Nothing says National Champs like fried chicken.
You cannot talk about group identities without discussing fan culture–specifically when it centers around athletics. Now, you may love sports or you may hate it, but neither of those feelings matter that much in a conversation about sports. At the end of the day, it doesn’t matter who wins the big game (don’t say that to any LSU or Alabama fans..) but it matters why we play the big game. See, how I said “we” there? I’ve managed to not only place myself into the conversation but also negotiate a space for myself on the team. I’ve never been on a football field, yet I feel some kind of odd connection to football culture; I don’t feel this connection because I love Alabama or Auburn or even Florida State. I feel this connection because I live in the South. Sports culture affects me whether I like it it or not. At the very least it affects my internet.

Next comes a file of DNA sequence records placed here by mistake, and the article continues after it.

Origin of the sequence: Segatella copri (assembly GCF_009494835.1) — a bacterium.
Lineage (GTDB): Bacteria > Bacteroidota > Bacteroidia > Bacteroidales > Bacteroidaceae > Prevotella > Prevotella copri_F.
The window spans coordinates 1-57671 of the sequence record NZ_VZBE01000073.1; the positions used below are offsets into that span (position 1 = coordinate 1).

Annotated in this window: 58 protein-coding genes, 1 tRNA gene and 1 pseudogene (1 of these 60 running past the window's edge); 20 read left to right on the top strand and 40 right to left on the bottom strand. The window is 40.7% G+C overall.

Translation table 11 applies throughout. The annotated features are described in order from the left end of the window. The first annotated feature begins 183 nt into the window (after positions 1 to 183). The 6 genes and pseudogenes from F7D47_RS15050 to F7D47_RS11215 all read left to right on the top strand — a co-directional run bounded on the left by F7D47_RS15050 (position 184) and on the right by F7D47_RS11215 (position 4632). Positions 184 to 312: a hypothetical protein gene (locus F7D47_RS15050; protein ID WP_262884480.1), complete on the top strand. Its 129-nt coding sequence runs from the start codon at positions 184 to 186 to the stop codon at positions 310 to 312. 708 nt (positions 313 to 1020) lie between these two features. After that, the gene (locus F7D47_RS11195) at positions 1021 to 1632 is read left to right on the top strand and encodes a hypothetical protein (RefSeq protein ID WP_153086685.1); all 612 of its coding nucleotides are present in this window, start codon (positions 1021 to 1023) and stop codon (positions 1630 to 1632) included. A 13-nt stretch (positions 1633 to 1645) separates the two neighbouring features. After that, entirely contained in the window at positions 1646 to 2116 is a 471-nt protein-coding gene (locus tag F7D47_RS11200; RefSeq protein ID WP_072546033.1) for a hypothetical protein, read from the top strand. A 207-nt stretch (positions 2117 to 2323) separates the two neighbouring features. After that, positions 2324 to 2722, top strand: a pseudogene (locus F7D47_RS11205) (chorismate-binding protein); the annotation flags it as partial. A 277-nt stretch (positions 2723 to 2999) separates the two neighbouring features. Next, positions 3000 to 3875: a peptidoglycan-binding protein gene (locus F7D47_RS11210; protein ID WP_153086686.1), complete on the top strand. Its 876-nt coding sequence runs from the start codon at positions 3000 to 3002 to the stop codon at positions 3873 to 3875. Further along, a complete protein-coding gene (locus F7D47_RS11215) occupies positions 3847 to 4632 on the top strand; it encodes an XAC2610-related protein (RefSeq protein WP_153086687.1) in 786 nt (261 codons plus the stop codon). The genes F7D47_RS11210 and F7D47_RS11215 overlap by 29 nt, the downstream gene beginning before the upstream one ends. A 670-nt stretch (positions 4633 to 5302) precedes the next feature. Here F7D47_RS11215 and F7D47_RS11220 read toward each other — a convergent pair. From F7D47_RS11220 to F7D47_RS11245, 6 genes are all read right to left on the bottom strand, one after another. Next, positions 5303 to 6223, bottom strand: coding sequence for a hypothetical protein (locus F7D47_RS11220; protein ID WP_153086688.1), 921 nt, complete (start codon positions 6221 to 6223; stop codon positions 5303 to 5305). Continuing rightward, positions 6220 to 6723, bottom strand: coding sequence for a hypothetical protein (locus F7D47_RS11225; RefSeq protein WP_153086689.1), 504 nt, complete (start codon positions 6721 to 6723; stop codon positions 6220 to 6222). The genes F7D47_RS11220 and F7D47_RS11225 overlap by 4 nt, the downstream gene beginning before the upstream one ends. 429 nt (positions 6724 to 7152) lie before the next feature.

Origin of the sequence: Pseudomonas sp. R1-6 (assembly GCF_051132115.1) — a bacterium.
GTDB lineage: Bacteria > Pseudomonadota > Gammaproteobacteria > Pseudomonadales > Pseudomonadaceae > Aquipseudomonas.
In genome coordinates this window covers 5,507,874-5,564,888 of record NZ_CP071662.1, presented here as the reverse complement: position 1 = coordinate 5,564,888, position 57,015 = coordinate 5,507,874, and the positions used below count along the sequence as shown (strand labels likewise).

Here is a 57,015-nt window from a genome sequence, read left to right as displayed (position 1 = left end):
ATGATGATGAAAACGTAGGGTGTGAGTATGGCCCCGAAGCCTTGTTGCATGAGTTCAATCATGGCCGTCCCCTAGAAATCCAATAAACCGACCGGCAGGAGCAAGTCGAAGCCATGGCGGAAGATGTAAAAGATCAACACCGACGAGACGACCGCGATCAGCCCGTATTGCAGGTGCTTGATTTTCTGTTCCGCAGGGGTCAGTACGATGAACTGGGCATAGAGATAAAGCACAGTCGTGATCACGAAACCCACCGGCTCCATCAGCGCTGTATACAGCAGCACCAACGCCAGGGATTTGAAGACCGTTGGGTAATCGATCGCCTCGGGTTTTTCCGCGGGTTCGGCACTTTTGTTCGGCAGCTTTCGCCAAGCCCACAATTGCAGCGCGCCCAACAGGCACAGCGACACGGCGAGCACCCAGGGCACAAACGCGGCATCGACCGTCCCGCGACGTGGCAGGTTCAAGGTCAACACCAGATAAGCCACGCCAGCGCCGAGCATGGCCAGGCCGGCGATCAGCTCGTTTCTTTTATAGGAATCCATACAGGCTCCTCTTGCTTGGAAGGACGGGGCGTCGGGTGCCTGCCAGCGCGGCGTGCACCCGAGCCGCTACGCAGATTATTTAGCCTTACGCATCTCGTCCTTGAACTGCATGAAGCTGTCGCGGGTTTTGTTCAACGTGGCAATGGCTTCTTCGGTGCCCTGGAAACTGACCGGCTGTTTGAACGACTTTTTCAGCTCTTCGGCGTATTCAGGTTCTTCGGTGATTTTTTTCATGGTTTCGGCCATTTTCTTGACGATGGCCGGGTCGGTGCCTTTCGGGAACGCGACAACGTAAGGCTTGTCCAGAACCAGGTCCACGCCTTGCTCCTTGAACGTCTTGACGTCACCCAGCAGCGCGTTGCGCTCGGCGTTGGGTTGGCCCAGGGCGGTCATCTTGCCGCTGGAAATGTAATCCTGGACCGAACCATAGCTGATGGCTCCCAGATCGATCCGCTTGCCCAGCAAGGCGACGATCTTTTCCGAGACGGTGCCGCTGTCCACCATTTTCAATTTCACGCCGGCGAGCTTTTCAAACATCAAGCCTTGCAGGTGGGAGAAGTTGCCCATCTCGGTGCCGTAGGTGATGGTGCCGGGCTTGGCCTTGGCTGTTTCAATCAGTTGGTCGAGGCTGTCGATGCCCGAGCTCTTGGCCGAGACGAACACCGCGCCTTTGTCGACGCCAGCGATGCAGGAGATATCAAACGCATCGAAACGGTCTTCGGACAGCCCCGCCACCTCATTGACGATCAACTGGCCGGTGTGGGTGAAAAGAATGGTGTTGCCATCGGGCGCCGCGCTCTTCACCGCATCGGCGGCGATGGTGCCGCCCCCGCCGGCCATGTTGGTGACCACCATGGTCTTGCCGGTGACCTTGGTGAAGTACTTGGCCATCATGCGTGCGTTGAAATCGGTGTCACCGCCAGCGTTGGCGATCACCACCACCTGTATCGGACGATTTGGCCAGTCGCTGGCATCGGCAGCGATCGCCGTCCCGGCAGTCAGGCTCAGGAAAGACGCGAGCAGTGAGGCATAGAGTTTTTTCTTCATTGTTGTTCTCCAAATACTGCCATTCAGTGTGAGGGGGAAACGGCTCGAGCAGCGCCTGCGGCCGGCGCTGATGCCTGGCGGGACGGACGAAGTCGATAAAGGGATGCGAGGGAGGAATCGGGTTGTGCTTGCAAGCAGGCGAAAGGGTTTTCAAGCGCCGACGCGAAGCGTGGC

For those of you who are particularly interested in this subject, the 2009 Patton Oswalt film, Big Fan, explores these questions along with some other deeper questions about the role of faith and religion:
I want you to consider what it means to be a fan. What does it mean to be a fan of a school where you don’t attend? And why is it important, for some people, to be part of a cheering community?
And what other questions or concerns come to mind when you consider sports culture?